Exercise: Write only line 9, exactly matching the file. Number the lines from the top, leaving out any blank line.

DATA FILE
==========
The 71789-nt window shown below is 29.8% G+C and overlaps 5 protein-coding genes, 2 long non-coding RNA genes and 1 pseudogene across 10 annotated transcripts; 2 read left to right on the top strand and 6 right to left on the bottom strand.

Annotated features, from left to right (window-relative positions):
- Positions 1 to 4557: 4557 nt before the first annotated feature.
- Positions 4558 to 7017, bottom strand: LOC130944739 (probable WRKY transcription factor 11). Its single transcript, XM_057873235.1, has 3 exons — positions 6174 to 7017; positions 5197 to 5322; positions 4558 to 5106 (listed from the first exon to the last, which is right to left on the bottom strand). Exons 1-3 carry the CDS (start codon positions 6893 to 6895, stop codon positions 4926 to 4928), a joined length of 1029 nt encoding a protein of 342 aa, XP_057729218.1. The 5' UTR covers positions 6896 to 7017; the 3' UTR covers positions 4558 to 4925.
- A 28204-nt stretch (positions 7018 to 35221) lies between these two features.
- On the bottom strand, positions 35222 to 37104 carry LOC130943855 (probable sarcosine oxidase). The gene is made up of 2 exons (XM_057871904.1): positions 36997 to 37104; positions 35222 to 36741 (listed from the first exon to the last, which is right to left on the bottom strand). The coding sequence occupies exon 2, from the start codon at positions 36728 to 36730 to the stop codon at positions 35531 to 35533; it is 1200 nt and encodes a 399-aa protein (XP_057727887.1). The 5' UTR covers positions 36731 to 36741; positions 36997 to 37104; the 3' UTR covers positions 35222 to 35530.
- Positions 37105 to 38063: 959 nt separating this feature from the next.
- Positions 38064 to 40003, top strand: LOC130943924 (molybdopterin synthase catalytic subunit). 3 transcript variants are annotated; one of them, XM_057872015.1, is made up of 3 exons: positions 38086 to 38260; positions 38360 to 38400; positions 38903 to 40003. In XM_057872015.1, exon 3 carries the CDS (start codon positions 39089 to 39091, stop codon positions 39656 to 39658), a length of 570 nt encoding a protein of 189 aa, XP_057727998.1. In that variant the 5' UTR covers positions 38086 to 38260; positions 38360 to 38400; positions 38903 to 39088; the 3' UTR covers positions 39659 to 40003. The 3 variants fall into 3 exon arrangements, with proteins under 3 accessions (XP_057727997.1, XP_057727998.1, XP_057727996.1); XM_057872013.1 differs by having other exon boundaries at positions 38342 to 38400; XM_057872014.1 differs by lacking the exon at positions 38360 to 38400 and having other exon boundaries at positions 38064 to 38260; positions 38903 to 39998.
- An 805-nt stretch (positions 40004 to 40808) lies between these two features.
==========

- An 805-nt stretch (positions 40004 to 40808) lies between these two features.